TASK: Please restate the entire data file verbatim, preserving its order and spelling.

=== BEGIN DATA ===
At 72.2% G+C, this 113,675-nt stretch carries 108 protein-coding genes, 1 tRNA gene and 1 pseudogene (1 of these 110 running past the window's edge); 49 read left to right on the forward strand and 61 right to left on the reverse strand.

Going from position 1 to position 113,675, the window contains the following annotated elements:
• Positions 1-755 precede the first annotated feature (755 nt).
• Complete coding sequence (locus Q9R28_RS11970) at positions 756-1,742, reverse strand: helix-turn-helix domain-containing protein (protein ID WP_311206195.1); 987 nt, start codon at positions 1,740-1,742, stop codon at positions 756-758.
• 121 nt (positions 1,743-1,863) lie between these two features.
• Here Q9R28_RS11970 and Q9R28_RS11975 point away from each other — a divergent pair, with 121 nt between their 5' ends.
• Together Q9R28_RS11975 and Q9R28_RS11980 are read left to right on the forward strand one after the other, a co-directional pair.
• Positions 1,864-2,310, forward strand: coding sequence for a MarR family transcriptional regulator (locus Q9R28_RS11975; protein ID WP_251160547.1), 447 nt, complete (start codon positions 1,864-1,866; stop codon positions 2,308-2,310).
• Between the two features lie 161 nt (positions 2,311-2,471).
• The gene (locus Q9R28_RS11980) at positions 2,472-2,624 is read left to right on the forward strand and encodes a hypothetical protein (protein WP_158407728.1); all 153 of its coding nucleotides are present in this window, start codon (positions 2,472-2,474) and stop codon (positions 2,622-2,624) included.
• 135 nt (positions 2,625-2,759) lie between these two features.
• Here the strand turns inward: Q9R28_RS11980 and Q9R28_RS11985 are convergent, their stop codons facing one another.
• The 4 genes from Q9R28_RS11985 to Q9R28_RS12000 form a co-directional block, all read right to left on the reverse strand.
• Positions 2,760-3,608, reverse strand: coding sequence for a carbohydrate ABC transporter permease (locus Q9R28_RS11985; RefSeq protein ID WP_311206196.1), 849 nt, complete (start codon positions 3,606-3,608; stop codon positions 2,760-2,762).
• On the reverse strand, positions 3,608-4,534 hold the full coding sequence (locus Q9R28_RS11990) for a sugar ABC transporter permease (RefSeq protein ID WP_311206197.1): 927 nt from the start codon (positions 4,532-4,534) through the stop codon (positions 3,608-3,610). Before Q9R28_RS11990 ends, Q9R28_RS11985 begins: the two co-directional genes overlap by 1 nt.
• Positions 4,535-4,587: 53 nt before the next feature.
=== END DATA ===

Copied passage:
At 72.2% G+C, this 113,675-nt stretch carries 108 protein-coding genes, 1 tRNA gene and 1 pseudogene (1 of these 110 running past the window's edge); 49 read left to right on the forward strand and 61 right to left on the reverse strand.

Going from position 1 to position 113,675, the window contains the following annotated elements:
• Positions 1-755 precede the first annotated feature (755 nt).
• Complete coding sequence (locus Q9R28_RS11970) at positions 756-1,742, reverse strand: helix-turn-helix domain-containing protein (protein ID WP_311206195.1); 987 nt, start codon at positions 1,740-1,742, stop codon at positions 756-758.
• 121 nt (positions 1,743-1,863) lie between these two features.
• Here Q9R28_RS11970 and Q9R28_RS11975 point away from each other — a divergent pair, with 121 nt between their 5' ends.
• Together Q9R28_RS11975 and Q9R28_RS11980 are read left to right on the forward strand one after the other, a co-directional pair.
• Positions 1,864-2,310, forward strand: coding sequence for a MarR family transcriptional regulator (locus Q9R28_RS11975; protein ID WP_251160547.1), 447 nt, complete (start codon positions 1,864-1,866; stop codon positions 2,308-2,310).
• Between the two features lie 161 nt (positions 2,311-2,471).
• The gene (locus Q9R28_RS11980) at positions 2,472-2,624 is read left to right on the forward strand and encodes a hypothetical protein (protein WP_158407728.1); all 153 of its coding nucleotides are present in this window, start codon (positions 2,472-2,474) and stop codon (positions 2,622-2,624) included.
• 135 nt (positions 2,625-2,759) lie between these two features.
• Here the strand turns inward: Q9R28_RS11980 and Q9R28_RS11985 are convergent, their stop codons facing one another.
• The 4 genes from Q9R28_RS11985 to Q9R28_RS12000 form a co-directional block, all read right to left on the reverse strand.
• Positions 2,760-3,608, reverse strand: coding sequence for a carbohydrate ABC transporter permease (locus Q9R28_RS11985; RefSeq protein ID WP_311206196.1), 849 nt, complete (start codon positions 3,606-3,608; stop codon positions 2,760-2,762).
• On the reverse strand, positions 3,608-4,534 hold the full coding sequence (locus Q9R28_RS11990) for a sugar ABC transporter permease (RefSeq protein ID WP_311206197.1): 927 nt from the start codon (positions 4,532-4,534) through the stop codon (positions 3,608-3,610). Before Q9R28_RS11990 ends, Q9R28_RS11985 begins: the two co-directional genes overlap by 1 nt.
• Positions 4,535-4,587: 53 nt before the next feature.